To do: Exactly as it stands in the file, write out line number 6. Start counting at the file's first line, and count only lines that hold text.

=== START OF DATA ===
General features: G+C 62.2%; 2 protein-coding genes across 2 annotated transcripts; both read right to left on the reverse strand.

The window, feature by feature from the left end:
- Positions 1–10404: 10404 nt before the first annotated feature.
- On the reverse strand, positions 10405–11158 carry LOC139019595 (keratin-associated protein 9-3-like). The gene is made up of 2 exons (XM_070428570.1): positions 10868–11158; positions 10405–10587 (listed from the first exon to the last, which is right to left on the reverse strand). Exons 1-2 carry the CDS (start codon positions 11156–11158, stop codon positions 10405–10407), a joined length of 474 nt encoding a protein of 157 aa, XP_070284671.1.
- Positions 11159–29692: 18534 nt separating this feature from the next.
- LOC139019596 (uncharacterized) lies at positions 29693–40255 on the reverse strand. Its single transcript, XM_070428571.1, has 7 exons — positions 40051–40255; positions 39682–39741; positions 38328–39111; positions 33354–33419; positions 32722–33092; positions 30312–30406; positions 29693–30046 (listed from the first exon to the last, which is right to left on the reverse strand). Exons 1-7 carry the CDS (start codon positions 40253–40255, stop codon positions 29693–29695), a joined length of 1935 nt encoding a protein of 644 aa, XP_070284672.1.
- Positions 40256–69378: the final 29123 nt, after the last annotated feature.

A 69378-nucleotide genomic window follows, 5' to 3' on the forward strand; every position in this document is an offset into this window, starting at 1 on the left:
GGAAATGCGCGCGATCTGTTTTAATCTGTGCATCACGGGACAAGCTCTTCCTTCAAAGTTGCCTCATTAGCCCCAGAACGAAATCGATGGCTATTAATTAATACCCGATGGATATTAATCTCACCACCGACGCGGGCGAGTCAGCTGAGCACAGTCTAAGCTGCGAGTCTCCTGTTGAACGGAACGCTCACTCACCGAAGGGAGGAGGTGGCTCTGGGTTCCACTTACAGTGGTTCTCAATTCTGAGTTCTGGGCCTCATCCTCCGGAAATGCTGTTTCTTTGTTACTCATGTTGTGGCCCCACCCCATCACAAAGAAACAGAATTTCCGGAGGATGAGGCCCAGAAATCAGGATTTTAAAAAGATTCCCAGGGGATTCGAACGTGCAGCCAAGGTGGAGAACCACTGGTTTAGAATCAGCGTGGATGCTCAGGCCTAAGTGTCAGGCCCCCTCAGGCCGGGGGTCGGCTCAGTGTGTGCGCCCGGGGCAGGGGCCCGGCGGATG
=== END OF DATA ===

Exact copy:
- LOC139019596 (uncharacterized) lies at positions 29693–40255 on the reverse strand. Its single transcript, XM_070428571.1, has 7 exons — positions 40051–40255; positions 39682–39741; positions 38328–39111; positions 33354–33419; positions 32722–33092; positions 30312–30406; positions 29693–30046 (listed from the first exon to the last, which is right to left on the reverse strand). Exons 1-7 carry the CDS (start codon positions 40253–40255, stop codon positions 29693–29695), a joined length of 1935 nt encoding a protein of 644 aa, XP_070284672.1.